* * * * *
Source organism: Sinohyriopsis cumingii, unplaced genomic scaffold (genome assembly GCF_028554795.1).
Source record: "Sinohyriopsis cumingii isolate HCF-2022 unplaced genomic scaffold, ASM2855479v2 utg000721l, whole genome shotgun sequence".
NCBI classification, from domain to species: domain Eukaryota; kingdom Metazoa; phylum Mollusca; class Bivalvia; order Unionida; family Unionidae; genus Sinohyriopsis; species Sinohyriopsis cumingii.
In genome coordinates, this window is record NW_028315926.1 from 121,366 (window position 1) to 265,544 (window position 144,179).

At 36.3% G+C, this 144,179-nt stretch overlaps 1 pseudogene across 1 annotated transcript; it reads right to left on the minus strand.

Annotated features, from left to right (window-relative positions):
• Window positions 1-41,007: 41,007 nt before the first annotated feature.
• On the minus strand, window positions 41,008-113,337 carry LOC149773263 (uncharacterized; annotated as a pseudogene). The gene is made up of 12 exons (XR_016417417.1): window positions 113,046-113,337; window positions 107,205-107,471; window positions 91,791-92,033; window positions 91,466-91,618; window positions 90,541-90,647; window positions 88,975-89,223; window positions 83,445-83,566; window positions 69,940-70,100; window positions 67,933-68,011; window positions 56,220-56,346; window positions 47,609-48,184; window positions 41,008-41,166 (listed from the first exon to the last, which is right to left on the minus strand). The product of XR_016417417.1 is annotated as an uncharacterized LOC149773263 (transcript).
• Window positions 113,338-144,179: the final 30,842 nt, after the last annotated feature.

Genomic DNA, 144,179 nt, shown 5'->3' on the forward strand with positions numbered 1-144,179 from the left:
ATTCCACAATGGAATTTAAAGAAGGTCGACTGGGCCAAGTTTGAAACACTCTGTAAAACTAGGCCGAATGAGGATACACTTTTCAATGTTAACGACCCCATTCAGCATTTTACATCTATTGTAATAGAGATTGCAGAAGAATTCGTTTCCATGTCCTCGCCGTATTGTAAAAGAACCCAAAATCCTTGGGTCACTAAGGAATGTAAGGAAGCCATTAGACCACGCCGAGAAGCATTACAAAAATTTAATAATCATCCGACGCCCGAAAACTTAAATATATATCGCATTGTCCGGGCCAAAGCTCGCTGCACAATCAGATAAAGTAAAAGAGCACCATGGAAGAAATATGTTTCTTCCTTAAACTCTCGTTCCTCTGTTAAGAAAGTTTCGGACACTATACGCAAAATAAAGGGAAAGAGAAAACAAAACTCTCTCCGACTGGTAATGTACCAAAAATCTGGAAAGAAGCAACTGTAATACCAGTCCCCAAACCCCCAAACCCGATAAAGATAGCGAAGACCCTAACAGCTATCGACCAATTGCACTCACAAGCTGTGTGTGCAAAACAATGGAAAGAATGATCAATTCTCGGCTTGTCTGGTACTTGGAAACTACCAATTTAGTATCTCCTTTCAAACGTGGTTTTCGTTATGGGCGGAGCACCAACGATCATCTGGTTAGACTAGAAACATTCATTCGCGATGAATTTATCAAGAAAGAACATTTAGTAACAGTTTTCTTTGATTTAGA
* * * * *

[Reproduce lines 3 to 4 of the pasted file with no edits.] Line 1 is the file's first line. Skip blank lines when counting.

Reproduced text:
NCBI classification, from domain to species: domain Eukaryota; kingdom Metazoa; phylum Mollusca; class Bivalvia; order Unionida; family Unionidae; genus Sinohyriopsis; species Sinohyriopsis cumingii.
In genome coordinates, this window is record NW_028315926.1 from 121,366 (window position 1) to 265,544 (window position 144,179).